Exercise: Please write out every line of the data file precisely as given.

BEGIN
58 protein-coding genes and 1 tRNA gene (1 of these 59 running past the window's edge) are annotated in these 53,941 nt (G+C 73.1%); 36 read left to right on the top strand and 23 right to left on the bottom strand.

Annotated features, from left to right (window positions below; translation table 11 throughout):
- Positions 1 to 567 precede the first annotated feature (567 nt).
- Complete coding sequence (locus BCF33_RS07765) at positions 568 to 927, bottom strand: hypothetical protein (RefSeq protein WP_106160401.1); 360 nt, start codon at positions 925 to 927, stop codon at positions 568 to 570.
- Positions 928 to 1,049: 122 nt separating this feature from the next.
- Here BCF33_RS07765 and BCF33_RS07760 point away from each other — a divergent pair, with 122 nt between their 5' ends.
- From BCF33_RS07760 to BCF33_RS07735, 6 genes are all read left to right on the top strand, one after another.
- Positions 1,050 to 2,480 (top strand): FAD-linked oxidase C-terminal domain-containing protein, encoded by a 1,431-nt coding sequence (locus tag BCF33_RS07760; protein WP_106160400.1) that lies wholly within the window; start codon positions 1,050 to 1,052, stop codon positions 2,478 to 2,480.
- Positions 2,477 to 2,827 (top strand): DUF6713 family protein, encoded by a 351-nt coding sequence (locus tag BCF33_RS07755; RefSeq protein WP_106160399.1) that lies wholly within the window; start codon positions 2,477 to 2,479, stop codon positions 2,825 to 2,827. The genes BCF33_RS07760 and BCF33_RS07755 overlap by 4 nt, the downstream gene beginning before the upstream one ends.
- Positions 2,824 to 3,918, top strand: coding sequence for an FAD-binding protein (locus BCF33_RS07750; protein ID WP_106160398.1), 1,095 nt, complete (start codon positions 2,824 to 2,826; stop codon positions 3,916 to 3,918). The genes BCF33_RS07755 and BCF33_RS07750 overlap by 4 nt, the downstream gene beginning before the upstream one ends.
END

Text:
58 protein-coding genes and 1 tRNA gene (1 of these 59 running past the window's edge) are annotated in these 53,941 nt (G+C 73.1%); 36 read left to right on the top strand and 23 right to left on the bottom strand.

Annotated features, from left to right (window positions below; translation table 11 throughout):
- Positions 1 to 567 precede the first annotated feature (567 nt).
- Complete coding sequence (locus BCF33_RS07765) at positions 568 to 927, bottom strand: hypothetical protein (RefSeq protein WP_106160401.1); 360 nt, start codon at positions 925 to 927, stop codon at positions 568 to 570.
- Positions 928 to 1,049: 122 nt separating this feature from the next.
- Here BCF33_RS07765 and BCF33_RS07760 point away from each other — a divergent pair, with 122 nt between their 5' ends.
- From BCF33_RS07760 to BCF33_RS07735, 6 genes are all read left to right on the top strand, one after another.
- Positions 1,050 to 2,480 (top strand): FAD-linked oxidase C-terminal domain-containing protein, encoded by a 1,431-nt coding sequence (locus tag BCF33_RS07760; protein WP_106160400.1) that lies wholly within the window; start codon positions 1,050 to 1,052, stop codon positions 2,478 to 2,480.
- Positions 2,477 to 2,827 (top strand): DUF6713 family protein, encoded by a 351-nt coding sequence (locus tag BCF33_RS07755; RefSeq protein WP_106160399.1) that lies wholly within the window; start codon positions 2,477 to 2,479, stop codon positions 2,825 to 2,827. The genes BCF33_RS07760 and BCF33_RS07755 overlap by 4 nt, the downstream gene beginning before the upstream one ends.
- Positions 2,824 to 3,918, top strand: coding sequence for an FAD-binding protein (locus BCF33_RS07750; protein ID WP_106160398.1), 1,095 nt, complete (start codon positions 2,824 to 2,826; stop codon positions 3,916 to 3,918). The genes BCF33_RS07755 and BCF33_RS07750 overlap by 4 nt, the downstream gene beginning before the upstream one ends.